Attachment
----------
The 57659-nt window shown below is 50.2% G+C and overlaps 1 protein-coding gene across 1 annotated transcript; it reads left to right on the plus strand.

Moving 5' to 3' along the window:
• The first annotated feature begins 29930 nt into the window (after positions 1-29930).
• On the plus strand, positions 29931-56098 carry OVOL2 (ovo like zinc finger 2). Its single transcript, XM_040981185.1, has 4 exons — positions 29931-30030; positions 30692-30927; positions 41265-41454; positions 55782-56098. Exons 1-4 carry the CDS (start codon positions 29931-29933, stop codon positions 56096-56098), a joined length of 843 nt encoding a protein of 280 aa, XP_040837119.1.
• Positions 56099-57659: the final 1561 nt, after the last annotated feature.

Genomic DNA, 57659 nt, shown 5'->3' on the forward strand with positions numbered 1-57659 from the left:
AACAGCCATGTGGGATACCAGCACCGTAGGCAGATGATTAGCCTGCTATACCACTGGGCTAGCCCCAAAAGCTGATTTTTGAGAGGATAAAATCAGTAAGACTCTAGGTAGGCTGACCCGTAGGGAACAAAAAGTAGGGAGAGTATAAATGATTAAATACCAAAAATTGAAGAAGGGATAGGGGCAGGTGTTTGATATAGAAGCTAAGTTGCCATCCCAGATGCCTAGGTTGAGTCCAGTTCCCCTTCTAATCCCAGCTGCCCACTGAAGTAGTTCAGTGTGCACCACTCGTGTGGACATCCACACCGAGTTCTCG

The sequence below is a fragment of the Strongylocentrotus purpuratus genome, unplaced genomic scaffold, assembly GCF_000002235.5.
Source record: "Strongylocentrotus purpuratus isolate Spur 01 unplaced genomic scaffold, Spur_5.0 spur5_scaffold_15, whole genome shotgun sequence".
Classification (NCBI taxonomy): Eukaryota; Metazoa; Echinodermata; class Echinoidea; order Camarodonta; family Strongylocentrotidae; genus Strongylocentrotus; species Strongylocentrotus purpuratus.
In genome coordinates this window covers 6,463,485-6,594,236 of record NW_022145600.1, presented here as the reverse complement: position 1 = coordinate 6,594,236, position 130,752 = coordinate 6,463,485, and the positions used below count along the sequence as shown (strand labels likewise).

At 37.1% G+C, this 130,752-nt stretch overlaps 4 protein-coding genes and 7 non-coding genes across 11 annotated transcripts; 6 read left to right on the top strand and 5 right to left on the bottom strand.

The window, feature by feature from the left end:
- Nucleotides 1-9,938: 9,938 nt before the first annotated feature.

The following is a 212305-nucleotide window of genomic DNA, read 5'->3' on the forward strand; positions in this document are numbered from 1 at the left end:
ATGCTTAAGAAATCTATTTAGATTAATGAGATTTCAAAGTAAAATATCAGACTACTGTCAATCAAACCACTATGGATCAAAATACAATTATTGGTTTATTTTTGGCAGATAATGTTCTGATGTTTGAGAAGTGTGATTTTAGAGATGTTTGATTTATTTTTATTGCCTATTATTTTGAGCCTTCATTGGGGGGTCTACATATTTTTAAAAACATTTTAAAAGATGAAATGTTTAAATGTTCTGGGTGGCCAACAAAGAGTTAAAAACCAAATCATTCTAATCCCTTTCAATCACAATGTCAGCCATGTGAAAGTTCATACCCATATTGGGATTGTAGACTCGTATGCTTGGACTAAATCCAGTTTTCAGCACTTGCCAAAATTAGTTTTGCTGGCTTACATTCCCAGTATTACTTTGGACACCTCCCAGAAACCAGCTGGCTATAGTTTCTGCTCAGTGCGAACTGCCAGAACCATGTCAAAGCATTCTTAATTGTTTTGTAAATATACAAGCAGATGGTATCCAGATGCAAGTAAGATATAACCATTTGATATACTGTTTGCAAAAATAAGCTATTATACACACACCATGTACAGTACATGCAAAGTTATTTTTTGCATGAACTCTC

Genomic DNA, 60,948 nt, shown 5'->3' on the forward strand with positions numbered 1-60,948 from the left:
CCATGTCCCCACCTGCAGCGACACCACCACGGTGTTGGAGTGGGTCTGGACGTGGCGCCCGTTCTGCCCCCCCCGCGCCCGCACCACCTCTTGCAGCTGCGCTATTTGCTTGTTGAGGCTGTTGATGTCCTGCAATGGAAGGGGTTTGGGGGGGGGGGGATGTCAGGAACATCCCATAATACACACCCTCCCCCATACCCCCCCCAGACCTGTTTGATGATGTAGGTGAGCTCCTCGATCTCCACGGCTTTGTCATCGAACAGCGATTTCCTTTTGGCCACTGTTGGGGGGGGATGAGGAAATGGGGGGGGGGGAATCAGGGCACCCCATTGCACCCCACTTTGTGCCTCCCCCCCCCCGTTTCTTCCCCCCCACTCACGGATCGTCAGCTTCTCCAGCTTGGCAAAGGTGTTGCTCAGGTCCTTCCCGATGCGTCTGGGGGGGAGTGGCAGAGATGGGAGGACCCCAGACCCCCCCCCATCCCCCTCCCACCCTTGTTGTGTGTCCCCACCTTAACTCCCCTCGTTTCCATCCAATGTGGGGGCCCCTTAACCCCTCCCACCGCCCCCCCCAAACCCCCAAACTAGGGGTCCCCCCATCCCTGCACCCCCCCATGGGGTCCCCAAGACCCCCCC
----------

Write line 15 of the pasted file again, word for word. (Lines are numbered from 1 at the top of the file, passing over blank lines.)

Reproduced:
The following is a 212305-nucleotide window of genomic DNA, read 5'->3' on the forward strand; positions in this document are numbered from 1 at the left end: